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Australia – 457 visa holders targeted by fraudsters

26 July 2013

The Australian Competition and Consumer Commission (ACCC) and the Immigration Department have revealed that migrant works on 457 visas are being targeted by fraudsters impersonating government officials.

The Australian Council of Trade Unions (ACTU) has welcomed the exposé stating that unions had been concerned for a long time about the exploitation of vulnerable temporary workers by agents and employers, and the lack of real time monitoring.

Dave Oliver, ACTU secretary said: “The latest [abuses] show that scammers are willing to be ruthlessly creating in their exploitation of foreign workers. As long as we have a system of 457 visas where the worker’s migration status depends on their employer, there will be scope for workers to be exploited.”

“These visas are being used to recruit a vulnerable workforce that is powerless to speak up about underpayment and poor safety. In the past week we’ve heard about workers being told they need to invest in companies in order to be offered a 457 visa job. There appears to be no limit to what people will do to exploit workers, many of [whom] are not at all well off, already owe money to dodgy agents, and are worried about their future.”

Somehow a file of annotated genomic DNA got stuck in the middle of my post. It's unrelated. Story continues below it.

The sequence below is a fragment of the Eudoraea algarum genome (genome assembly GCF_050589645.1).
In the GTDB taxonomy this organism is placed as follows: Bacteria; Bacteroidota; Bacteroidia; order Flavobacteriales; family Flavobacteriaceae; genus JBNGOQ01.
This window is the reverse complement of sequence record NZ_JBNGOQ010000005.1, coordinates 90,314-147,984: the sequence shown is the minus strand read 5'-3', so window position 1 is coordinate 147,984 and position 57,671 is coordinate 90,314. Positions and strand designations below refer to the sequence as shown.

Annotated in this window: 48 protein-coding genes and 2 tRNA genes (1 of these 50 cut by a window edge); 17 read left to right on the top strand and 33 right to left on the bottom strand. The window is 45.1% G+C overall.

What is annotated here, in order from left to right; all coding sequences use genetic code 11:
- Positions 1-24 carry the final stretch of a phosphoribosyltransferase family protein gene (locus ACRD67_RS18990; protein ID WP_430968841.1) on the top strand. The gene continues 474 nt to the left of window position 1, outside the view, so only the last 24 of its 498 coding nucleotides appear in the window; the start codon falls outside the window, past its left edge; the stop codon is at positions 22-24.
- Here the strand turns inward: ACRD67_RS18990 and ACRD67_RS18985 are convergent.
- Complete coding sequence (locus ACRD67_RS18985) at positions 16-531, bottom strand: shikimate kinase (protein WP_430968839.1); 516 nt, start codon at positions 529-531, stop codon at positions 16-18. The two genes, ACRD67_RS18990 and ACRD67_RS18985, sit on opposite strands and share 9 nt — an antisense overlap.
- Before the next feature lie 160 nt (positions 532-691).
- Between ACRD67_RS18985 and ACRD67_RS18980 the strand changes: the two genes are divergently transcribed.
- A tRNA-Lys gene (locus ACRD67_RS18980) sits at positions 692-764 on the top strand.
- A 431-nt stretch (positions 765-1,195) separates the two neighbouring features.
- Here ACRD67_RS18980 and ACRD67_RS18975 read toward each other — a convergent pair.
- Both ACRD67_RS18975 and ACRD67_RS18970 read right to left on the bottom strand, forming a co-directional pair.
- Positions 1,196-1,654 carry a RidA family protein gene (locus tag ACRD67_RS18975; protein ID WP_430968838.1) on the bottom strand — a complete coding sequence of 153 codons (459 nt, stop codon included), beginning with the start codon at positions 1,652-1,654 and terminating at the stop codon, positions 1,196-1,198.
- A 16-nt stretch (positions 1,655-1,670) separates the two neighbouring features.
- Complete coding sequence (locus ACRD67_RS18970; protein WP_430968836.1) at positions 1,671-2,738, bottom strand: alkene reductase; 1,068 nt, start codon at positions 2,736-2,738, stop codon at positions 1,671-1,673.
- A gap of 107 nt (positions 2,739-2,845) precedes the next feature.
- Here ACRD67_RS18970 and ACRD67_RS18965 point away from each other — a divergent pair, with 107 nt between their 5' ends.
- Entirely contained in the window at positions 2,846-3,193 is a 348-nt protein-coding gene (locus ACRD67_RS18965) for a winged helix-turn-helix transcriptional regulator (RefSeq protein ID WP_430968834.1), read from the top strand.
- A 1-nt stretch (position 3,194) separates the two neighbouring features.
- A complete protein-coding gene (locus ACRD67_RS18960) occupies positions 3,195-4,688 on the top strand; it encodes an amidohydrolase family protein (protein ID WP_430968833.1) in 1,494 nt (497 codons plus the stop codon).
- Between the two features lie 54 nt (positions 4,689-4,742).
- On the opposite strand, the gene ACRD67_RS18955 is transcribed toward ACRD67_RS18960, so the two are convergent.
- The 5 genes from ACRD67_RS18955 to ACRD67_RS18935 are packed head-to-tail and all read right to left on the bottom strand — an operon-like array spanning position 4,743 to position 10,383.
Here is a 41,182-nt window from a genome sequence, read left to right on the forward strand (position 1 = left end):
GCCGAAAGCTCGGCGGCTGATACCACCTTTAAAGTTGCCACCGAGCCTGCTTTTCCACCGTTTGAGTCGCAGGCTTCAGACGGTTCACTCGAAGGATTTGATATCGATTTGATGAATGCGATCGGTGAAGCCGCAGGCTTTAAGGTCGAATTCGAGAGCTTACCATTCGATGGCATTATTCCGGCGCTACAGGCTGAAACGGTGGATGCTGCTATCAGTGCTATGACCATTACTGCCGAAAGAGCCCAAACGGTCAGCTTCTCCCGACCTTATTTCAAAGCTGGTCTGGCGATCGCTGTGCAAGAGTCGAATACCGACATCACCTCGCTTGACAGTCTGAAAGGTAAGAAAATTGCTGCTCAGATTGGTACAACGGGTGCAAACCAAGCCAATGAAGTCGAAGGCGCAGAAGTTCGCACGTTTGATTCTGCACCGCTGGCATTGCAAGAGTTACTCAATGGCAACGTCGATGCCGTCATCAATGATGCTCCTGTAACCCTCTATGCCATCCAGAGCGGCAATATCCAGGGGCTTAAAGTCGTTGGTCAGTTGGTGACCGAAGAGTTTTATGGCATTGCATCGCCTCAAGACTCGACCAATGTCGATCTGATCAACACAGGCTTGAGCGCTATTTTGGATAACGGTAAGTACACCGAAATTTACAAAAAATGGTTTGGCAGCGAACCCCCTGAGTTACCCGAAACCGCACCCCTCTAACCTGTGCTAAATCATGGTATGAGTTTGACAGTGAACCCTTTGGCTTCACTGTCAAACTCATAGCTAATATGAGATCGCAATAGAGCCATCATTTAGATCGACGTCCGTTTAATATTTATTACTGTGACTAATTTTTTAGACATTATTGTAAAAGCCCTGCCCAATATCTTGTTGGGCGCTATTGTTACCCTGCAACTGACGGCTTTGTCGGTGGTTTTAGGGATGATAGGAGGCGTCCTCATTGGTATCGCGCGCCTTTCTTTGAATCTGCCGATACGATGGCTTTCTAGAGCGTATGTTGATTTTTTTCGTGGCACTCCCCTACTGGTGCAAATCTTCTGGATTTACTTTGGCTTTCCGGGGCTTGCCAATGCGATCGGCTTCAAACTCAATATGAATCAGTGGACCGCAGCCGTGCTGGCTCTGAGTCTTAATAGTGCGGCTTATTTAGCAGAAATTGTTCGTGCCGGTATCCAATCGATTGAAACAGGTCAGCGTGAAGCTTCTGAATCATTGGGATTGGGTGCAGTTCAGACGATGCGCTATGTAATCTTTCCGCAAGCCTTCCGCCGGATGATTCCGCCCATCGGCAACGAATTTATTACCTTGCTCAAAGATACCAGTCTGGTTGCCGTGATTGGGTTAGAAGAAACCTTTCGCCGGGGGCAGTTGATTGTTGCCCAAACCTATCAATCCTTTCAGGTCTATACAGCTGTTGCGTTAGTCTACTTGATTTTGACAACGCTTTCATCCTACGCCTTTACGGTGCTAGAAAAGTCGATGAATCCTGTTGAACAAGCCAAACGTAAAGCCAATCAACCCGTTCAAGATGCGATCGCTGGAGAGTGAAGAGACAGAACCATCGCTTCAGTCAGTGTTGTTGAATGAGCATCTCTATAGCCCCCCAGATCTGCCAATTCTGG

“Unions have exposed cases where workers from India and the Philippines have been burdened with huge debts by loan sharks in order to obtain 457 visas and are then underpaid and mistreated in Australia. These arrangements may not be illegal, but they are taking advantage of poor, vulnerable workers and should be condemned,” he added.

These abuses come amid rising concern over the use of 457 visas across Australia. Many trade unions and jobseekers recently successfully campaigned to force companies to try and source ‘local talent’ before resorting to recruiting from overseas.

“The government has passed legislation to ensure that companies wanting to employ workers on 457 visas must advertise locally first. That’s a good start but we need better monitoring to stamp out [the] exploitation of temporary workers in Australia,” said Mr Oliver. 

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